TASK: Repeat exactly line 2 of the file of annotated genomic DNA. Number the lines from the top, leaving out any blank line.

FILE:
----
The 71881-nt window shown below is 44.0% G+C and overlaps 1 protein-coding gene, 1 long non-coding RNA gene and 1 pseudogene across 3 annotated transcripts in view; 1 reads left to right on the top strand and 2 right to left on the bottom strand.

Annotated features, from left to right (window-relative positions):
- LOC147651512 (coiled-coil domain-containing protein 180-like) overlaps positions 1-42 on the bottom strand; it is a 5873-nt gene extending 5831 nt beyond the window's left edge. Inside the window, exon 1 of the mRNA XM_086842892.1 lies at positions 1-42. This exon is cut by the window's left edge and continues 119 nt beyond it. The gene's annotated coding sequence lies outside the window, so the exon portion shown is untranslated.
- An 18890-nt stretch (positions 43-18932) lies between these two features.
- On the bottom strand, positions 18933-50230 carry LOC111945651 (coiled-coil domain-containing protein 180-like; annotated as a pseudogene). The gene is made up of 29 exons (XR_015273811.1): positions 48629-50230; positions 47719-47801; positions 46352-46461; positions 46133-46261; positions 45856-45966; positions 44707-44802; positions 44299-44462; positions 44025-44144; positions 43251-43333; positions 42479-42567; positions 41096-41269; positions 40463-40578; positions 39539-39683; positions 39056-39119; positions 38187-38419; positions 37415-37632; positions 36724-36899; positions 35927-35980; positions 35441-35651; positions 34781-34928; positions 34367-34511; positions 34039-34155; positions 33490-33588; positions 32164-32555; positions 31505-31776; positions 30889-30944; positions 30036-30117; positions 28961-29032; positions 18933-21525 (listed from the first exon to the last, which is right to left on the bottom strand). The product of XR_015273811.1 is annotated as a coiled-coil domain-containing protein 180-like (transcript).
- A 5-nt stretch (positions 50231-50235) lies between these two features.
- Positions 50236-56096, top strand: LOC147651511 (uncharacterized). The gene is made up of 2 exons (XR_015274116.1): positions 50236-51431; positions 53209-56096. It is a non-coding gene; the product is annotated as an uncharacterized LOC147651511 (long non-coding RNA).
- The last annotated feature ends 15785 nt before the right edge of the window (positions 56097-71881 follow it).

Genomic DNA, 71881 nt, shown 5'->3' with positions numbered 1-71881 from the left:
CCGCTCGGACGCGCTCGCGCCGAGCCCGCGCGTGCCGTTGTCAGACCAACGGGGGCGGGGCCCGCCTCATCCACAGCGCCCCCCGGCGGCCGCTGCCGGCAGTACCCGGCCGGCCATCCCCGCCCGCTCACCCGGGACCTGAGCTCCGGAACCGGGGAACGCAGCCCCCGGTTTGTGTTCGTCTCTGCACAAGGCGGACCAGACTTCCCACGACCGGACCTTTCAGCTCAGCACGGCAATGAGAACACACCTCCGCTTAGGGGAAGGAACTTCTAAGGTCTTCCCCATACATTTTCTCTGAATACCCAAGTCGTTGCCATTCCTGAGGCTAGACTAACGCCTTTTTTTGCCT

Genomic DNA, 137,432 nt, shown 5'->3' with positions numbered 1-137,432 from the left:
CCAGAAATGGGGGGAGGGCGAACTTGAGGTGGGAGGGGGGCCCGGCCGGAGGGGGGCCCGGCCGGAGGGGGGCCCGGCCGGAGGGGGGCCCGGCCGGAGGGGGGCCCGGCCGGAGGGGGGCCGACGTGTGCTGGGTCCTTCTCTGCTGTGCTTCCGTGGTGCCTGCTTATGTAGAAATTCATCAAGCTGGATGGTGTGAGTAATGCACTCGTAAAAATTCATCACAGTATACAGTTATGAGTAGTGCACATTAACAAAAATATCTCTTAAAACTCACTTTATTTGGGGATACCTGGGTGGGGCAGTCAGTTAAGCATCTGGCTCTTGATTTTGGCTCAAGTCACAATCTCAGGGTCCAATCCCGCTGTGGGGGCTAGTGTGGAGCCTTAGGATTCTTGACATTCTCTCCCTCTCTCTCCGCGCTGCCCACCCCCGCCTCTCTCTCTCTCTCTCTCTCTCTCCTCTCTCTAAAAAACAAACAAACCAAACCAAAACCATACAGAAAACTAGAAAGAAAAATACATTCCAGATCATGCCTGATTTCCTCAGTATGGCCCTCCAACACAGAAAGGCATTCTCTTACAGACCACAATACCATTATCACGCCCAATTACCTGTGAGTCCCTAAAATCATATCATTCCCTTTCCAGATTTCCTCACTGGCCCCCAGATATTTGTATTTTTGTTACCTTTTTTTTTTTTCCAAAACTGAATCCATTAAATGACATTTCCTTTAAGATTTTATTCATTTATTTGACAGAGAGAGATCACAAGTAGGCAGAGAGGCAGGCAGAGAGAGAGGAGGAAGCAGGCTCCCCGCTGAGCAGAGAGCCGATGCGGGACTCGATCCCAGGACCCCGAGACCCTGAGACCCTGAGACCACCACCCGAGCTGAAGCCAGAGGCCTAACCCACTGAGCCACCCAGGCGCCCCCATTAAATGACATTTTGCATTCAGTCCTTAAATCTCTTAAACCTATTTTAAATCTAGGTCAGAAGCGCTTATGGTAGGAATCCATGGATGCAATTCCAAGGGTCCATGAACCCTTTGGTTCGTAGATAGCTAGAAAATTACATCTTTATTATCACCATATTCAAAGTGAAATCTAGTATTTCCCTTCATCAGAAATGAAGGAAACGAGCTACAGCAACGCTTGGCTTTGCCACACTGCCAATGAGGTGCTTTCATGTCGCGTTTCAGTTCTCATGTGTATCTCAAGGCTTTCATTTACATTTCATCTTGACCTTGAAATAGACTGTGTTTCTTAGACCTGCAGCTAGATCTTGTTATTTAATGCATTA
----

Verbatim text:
Annotated features, from left to right (window-relative positions):